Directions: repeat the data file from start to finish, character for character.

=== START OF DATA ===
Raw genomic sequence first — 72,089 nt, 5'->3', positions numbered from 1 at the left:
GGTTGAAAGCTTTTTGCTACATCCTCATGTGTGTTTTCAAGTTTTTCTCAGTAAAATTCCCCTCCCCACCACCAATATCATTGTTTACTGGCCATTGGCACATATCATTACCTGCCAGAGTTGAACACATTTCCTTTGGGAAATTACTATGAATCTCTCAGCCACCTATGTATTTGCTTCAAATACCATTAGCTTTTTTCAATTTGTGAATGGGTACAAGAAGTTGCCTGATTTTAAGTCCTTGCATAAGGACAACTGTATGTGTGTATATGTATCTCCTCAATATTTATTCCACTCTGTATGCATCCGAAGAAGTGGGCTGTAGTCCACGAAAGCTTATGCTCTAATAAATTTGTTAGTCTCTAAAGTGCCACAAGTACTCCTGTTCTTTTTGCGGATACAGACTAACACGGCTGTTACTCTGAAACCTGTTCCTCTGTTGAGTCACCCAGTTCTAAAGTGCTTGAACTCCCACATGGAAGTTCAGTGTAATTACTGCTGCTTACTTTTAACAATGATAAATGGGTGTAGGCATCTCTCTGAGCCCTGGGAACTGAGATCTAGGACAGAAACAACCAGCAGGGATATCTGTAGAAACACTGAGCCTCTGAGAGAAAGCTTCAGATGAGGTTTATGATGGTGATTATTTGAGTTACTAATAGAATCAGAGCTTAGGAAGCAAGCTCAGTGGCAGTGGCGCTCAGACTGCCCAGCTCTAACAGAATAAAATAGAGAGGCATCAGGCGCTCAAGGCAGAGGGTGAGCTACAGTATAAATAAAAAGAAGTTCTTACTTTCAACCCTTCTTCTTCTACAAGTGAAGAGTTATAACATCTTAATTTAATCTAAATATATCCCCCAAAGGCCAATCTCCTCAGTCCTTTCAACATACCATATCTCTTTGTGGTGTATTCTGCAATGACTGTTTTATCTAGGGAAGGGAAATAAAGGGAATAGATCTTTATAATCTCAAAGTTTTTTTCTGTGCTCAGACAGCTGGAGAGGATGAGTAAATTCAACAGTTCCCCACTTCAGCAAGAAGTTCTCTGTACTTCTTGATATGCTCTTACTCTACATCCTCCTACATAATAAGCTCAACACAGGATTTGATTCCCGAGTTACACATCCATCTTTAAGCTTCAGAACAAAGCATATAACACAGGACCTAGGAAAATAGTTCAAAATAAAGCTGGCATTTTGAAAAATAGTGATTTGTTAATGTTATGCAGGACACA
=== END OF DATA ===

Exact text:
Raw genomic sequence first — 72,089 nt, 5'->3', positions numbered from 1 at the left:
GGTTGAAAGCTTTTTGCTACATCCTCATGTGTGTTTTCAAGTTTTTCTCAGTAAAATTCCCCTCCCCACCACCAATATCATTGTTTACTGGCCATTGGCACATATCATTACCTGCCAGAGTTGAACACATTTCCTTTGGGAAATTACTATGAATCTCTCAGCCACCTATGTATTTGCTTCAAATACCATTAGCTTTTTTCAATTTGTGAATGGGTACAAGAAGTTGCCTGATTTTAAGTCCTTGCATAAGGACAACTGTATGTGTGTATATGTATCTCCTCAATATTTATTCCACTCTGTATGCATCCGAAGAAGTGGGCTGTAGTCCACGAAAGCTTATGCTCTAATAAATTTGTTAGTCTCTAAAGTGCCACAAGTACTCCTGTTCTTTTTGCGGATACAGACTAACACGGCTGTTACTCTGAAACCTGTTCCTCTGTTGAGTCACCCAGTTCTAAAGTGCTTGAACTCCCACATGGAAGTTCAGTGTAATTACTGCTGCTTACTTTTAACAATGATAAATGGGTGTAGGCATCTCTCTGAGCCCTGGGAACTGAGATCTAGGACAGAAACAACCAGCAGGGATATCTGTAGAAACACTGAGCCTCTGAGAGAAAGCTTCAGATGAGGTTTATGATGGTGATTATTTGAGTTACTAATAGAATCAGAGCTTAGGAAGCAAGCTCAGTGGCAGTGGCGCTCAGACTGCCCAGCTCTAACAGAATAAAATAGAGAGGCATCAGGCGCTCAAGGCAGAGGGTGAGCTACAGTATAAATAAAAAGAAGTTCTTACTTTCAACCCTTCTTCTTCTACAAGTGAAGAGTTATAACATCTTAATTTAATCTAAATATATCCCCCAAAGGCCAATCTCCTCAGTCCTTTCAACATACCATATCTCTTTGTGGTGTATTCTGCAATGACTGTTTTATCTAGGGAAGGGAAATAAAGGGAATAGATCTTTATAATCTCAAAGTTTTTTTCTGTGCTCAGACAGCTGGAGAGGATGAGTAAATTCAACAGTTCCCCACTTCAGCAAGAAGTTCTCTGTACTTCTTGATATGCTCTTACTCTACATCCTCCTACATAATAAGCTCAACACAGGATTTGATTCCCGAGTTACACATCCATCTTTAAGCTTCAGAACAAAGCATATAACACAGGACCTAGGAAAATAGTTCAAAATAAAGCTGGCATTTTGAAAAATAGTGATTTGTTAATGTTATGCAGGACACA